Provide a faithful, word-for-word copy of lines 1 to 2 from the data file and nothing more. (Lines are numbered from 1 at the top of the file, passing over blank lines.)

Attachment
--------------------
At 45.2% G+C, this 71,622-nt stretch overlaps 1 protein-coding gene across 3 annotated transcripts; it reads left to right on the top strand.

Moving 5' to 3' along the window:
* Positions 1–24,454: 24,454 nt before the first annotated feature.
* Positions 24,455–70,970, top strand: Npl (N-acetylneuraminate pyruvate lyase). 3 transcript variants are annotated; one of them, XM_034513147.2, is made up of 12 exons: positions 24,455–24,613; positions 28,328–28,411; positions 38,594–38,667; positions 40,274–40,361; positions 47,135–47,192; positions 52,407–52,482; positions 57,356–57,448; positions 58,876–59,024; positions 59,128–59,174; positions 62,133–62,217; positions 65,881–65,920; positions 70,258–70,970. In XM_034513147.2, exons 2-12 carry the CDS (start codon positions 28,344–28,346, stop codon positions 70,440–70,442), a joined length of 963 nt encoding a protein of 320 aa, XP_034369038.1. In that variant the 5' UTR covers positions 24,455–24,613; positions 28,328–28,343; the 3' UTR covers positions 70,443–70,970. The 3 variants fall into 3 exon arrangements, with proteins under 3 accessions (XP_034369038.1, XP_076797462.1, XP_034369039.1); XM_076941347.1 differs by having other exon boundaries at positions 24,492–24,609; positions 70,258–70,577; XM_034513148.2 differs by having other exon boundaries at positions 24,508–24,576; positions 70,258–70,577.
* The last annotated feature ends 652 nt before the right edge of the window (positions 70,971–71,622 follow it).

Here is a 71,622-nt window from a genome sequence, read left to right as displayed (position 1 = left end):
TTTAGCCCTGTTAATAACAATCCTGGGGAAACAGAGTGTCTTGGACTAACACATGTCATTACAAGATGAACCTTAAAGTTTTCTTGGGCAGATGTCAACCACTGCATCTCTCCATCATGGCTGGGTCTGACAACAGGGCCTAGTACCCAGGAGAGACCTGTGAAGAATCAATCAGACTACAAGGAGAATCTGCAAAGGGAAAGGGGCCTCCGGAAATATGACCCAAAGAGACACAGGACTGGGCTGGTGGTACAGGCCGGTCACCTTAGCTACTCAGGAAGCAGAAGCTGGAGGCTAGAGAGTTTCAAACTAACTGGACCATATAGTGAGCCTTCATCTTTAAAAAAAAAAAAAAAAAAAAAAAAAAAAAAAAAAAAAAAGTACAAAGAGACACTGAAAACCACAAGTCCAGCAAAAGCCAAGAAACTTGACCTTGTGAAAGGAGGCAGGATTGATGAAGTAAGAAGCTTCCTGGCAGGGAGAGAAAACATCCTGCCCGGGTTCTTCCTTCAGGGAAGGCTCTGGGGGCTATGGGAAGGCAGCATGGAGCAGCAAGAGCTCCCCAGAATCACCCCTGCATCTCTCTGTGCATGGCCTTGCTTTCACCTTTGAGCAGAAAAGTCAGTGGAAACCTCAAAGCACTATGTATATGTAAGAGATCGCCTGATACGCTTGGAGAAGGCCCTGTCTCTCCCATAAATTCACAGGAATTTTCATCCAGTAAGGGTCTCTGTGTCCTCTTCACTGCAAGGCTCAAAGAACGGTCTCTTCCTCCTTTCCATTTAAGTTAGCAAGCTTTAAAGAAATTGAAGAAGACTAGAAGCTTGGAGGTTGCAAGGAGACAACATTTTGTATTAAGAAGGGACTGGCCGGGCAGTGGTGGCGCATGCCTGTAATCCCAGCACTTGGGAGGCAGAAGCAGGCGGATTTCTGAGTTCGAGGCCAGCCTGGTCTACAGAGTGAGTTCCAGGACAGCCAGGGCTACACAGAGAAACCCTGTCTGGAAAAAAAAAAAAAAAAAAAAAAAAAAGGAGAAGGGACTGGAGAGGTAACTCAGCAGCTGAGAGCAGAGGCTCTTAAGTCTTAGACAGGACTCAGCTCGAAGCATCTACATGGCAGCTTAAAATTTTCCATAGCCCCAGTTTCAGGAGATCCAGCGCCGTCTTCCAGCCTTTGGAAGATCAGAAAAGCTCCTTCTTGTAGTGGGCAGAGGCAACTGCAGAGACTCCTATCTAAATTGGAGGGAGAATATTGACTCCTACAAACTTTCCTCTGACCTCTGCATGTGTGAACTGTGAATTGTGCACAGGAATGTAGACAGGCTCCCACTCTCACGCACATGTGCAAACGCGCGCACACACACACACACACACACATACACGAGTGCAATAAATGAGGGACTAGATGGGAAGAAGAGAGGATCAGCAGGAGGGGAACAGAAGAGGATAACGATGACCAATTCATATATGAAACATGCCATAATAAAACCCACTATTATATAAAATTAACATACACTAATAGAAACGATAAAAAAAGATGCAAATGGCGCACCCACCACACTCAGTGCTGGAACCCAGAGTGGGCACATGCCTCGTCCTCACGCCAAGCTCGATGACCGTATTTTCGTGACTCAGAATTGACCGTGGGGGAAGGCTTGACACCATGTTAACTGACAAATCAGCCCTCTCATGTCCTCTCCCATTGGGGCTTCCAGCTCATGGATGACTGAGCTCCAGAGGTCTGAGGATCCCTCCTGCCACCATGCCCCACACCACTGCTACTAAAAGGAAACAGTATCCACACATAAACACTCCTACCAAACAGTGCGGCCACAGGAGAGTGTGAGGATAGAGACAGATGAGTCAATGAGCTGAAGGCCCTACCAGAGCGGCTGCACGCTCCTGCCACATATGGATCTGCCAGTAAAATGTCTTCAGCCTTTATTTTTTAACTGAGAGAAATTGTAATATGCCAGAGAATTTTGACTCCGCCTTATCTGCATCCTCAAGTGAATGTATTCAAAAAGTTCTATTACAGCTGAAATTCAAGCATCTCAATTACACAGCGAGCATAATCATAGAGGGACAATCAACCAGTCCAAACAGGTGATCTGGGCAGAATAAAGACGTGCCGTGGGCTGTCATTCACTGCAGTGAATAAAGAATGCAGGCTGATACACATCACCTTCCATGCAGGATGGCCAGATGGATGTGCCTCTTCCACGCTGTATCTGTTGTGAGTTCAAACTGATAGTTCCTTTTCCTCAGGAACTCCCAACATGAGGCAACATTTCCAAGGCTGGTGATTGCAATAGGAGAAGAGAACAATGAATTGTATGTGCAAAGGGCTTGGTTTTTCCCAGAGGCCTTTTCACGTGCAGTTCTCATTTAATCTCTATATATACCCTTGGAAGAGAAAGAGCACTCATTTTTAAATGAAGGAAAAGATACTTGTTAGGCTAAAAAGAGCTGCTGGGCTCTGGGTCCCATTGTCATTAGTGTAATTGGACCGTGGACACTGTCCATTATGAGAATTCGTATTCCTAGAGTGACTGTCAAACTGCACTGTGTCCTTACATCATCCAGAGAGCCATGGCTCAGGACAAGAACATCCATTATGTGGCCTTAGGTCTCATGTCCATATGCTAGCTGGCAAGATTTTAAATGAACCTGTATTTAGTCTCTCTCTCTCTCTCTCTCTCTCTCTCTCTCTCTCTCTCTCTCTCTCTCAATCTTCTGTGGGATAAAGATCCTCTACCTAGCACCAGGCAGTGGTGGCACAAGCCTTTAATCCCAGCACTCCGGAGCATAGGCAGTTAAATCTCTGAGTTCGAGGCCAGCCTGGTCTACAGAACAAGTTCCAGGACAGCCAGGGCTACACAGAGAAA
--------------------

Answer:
At 45.2% G+C, this 71,622-nt stretch overlaps 1 protein-coding gene across 3 annotated transcripts; it reads left to right on the top strand.

Moving 5' to 3' along the window: